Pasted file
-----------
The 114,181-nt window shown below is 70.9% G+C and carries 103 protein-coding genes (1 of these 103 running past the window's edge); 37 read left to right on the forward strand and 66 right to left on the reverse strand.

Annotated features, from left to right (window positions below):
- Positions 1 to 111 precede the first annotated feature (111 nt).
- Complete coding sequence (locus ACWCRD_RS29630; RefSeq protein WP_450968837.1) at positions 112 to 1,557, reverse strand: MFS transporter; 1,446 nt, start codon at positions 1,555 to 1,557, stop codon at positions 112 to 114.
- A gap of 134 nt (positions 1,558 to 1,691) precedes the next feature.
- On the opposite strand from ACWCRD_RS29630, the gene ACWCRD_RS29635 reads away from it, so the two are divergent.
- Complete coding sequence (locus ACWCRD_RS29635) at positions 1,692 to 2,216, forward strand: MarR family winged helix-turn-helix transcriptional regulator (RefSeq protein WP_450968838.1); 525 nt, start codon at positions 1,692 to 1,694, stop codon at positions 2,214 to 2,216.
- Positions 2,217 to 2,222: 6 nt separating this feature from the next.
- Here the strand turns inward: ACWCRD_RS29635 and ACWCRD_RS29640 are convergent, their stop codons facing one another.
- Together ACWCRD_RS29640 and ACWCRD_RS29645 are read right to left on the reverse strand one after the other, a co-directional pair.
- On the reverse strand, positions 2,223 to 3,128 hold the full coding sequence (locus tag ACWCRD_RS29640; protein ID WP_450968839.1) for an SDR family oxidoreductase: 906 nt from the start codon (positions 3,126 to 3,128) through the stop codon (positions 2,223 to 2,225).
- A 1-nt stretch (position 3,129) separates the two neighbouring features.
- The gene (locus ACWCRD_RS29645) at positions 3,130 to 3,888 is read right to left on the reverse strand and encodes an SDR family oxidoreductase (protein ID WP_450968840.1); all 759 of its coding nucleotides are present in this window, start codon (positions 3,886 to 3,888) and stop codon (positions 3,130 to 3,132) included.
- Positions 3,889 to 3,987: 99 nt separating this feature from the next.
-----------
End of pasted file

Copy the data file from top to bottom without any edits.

The 114,181-nt window shown below is 70.9% G+C and carries 103 protein-coding genes (1 of these 103 running past the window's edge); 37 read left to right on the forward strand and 66 right to left on the reverse strand.

Annotated features, from left to right (window positions below):
- Positions 1 to 111 precede the first annotated feature (111 nt).
- Complete coding sequence (locus ACWCRD_RS29630; RefSeq protein WP_450968837.1) at positions 112 to 1,557, reverse strand: MFS transporter; 1,446 nt, start codon at positions 1,555 to 1,557, stop codon at positions 112 to 114.
- A gap of 134 nt (positions 1,558 to 1,691) precedes the next feature.
- On the opposite strand from ACWCRD_RS29630, the gene ACWCRD_RS29635 reads away from it, so the two are divergent.
- Complete coding sequence (locus ACWCRD_RS29635) at positions 1,692 to 2,216, forward strand: MarR family winged helix-turn-helix transcriptional regulator (RefSeq protein WP_450968838.1); 525 nt, start codon at positions 1,692 to 1,694, stop codon at positions 2,214 to 2,216.
- Positions 2,217 to 2,222: 6 nt separating this feature from the next.
- Here the strand turns inward: ACWCRD_RS29635 and ACWCRD_RS29640 are convergent, their stop codons facing one another.
- Together ACWCRD_RS29640 and ACWCRD_RS29645 are read right to left on the reverse strand one after the other, a co-directional pair.
- On the reverse strand, positions 2,223 to 3,128 hold the full coding sequence (locus tag ACWCRD_RS29640; protein ID WP_450968839.1) for an SDR family oxidoreductase: 906 nt from the start codon (positions 3,126 to 3,128) through the stop codon (positions 2,223 to 2,225).
- A 1-nt stretch (position 3,129) separates the two neighbouring features.
- The gene (locus ACWCRD_RS29645) at positions 3,130 to 3,888 is read right to left on the reverse strand and encodes an SDR family oxidoreductase (protein ID WP_450968840.1); all 759 of its coding nucleotides are present in this window, start codon (positions 3,886 to 3,888) and stop codon (positions 3,130 to 3,132) included.
- Positions 3,889 to 3,987: 99 nt separating this feature from the next.